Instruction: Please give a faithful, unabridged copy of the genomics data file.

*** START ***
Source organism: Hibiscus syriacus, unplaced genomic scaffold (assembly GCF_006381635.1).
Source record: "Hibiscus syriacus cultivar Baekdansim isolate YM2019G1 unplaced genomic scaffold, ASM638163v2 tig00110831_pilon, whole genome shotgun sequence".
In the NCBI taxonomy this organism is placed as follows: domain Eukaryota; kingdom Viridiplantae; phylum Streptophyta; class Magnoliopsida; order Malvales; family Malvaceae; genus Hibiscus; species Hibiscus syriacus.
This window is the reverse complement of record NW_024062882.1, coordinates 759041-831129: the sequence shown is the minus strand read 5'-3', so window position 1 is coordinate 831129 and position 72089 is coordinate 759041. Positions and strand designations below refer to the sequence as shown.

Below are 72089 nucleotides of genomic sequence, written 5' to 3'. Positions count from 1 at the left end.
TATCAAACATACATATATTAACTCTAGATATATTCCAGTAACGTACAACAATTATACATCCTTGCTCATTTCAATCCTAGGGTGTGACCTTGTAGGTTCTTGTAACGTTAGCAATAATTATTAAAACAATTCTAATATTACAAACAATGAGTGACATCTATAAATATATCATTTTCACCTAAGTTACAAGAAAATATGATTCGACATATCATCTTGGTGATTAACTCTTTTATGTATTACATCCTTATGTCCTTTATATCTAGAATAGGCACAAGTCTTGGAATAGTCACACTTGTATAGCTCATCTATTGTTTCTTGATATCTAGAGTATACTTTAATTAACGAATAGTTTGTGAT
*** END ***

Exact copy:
Source organism: Hibiscus syriacus, unplaced genomic scaffold (assembly GCF_006381635.1).
Source record: "Hibiscus syriacus cultivar Baekdansim isolate YM2019G1 unplaced genomic scaffold, ASM638163v2 tig00110831_pilon, whole genome shotgun sequence".
In the NCBI taxonomy this organism is placed as follows: domain Eukaryota; kingdom Viridiplantae; phylum Streptophyta; class Magnoliopsida; order Malvales; family Malvaceae; genus Hibiscus; species Hibiscus syriacus.
This window is the reverse complement of record NW_024062882.1, coordinates 759041-831129: the sequence shown is the minus strand read 5'-3', so window position 1 is coordinate 831129 and position 72089 is coordinate 759041. Positions and strand designations below refer to the sequence as shown.

Below are 72089 nucleotides of genomic sequence, written 5' to 3'. Positions count from 1 at the left end.
TATCAAACATACATATATTAACTCTAGATATATTCCAGTAACGTACAACAATTATACATCCTTGCTCATTTCAATCCTAGGGTGTGACCTTGTAGGTTCTTGTAACGTTAGCAATAATTATTAAAACAATTCTAATATTACAAACAATGAGTGACATCTATAAATATATCATTTTCACCTAAGTTACAAGAAAATATGATTCGACATATCATCTTGGTGATTAACTCTTTTATGTATTACATCCTTATGTCCTTTATATCTAGAATAGGCACAAGTCTTGGAATAGTCACACTTGTATAGCTCATCTATTGTTTCTTGATATCTAGAGTATACTTTAATTAACGAATAGTTTGTGAT